Tuesday, June 12, 2018
Are C&F Mental Health Questions Still Too Broad?
In April, Virginia Public Radio aired a news story entitled "Law Students Challenge Need for Mental Health Question" on the character and fitness application. The law students contend that the mental health questions on Virginia's character and fitness application have perversely incentivized law students to forego mental health treatment as a means of ensuring that they do not have to affirmatively disclose any mental health treatment on their character and fitness application. (Read the full story here.)
The law students' challenge comes in the wake of the American Bar Association's 2015 resolution to eliminate "any questions that ask about mental health history, diagnoses, or treatment and instead use questions that focus on conduct or behavior that impairs an applicant’s ability to practice law in a competent, ethical, and professional manner."
Despite the ABA's recommendation, the Virginia character and fitness application asks three broad mental health related questions:
- Within the past five (5) years, have you exhibited any conduct or behavior that could call into question your ability to practice law in a competent, ethical, and professional manner?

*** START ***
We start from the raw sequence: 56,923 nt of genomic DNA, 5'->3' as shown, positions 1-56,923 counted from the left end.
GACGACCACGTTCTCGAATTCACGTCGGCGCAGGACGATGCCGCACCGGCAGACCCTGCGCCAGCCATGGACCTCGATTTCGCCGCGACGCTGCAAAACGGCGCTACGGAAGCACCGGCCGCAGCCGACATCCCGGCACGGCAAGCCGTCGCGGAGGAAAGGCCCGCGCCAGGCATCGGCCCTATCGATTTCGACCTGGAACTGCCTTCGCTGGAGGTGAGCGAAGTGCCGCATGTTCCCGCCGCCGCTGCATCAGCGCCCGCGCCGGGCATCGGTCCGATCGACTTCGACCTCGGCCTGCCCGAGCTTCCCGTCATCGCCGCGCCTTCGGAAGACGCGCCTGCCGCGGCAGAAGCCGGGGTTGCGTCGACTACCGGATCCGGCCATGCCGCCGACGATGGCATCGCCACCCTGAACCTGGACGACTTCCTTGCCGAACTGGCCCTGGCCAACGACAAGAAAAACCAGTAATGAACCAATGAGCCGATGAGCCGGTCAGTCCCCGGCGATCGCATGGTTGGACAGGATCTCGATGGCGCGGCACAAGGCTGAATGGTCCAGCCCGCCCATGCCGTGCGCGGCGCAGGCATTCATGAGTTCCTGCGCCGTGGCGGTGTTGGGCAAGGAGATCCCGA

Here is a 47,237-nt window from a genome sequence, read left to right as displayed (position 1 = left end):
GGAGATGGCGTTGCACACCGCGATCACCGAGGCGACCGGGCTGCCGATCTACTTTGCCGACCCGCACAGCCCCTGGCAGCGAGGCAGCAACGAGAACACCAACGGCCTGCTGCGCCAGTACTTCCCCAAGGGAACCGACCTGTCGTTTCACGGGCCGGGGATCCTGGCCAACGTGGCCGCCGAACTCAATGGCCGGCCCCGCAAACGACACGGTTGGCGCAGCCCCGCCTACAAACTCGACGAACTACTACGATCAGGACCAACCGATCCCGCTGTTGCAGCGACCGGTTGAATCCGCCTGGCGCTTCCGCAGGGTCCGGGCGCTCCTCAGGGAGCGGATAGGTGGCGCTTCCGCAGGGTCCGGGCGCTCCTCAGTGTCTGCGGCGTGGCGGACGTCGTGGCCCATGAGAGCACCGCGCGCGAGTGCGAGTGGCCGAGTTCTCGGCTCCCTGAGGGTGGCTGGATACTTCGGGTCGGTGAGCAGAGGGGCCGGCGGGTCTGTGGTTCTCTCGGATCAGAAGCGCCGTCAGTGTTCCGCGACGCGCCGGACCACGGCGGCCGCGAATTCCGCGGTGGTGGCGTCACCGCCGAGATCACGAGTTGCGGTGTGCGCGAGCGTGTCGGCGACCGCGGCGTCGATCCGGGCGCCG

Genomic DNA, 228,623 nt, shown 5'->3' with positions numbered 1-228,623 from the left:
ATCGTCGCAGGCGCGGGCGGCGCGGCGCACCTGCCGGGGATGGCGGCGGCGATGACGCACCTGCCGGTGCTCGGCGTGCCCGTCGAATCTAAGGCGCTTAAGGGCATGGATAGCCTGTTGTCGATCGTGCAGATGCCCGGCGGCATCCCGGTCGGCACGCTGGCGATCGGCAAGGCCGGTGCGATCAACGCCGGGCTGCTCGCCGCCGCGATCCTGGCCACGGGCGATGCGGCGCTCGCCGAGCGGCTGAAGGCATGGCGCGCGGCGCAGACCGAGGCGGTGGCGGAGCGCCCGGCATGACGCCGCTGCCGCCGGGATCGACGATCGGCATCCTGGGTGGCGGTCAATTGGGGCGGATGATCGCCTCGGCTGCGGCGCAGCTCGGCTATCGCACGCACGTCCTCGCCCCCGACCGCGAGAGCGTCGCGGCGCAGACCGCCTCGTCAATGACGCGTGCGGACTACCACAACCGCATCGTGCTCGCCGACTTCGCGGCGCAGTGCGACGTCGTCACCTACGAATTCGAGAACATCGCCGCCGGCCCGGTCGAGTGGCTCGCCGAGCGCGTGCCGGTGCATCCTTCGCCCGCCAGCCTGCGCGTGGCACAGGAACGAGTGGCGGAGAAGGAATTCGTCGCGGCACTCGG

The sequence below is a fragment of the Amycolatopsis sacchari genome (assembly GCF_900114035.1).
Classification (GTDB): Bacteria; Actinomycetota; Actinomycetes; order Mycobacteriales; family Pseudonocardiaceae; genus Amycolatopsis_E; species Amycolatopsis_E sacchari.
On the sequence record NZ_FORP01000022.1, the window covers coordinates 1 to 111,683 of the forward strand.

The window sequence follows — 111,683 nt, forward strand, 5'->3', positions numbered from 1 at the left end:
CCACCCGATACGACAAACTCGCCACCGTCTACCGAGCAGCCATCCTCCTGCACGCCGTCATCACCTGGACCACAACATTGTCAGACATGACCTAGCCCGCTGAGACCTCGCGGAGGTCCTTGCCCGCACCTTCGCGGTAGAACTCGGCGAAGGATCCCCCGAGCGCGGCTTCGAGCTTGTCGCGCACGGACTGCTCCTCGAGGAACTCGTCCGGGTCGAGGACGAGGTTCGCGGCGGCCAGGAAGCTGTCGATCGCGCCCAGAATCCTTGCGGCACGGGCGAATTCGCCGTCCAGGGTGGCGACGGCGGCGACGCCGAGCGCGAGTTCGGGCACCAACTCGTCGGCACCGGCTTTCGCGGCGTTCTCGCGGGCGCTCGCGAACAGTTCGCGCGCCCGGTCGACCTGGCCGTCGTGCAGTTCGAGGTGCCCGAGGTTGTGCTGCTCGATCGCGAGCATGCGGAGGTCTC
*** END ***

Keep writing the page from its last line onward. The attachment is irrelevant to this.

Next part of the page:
- Do you currently have any condition or impairment, including, but not limited to, (1) any related to substance or alcohol abuse, or (2) a mental, emotional, or nervous disorder or condition, which in any way affects your ability to perform any of the obligations and responsibilities of a practicing lawyer in a competent, ethical and professional manner? “Currently” means recently enough so that the condition could reasonably have an impact on your ability to function as a practicing lawyer.
- Within the past five (5) years, have you ever raised the issue of consumption of drugs or alcohol or the issue of a mental, emotional, nervous or behavioral disorder/condition as a defense, mitigation, or explanation for your actions in the course of any of the following [proceedings...]?
If the applicant answers "yes" to any of these questions, they are then prompted to supply detailed supplemental information including dates and contact information for any treating physicians. The applicant must also obtain a verification from the treating physician indicating that in the physician's opinion the applicant possesses the requisite character and fitness to practice law. Notably, Virginia's application questions are almost identical to the National Conference of Bar Examiner's sample application.
It appears that the first question aligns squarely with the ABA's resolution, but the other two questions go well beyond the narrow sphere recommended by the ABA. It will be interesting to see how the Virginia Board of Bar Examiners (and, perhaps other jurisdictions who have adopted the same application) respond to the law students' challenge. Stay tuned. (Kirsha Trychta)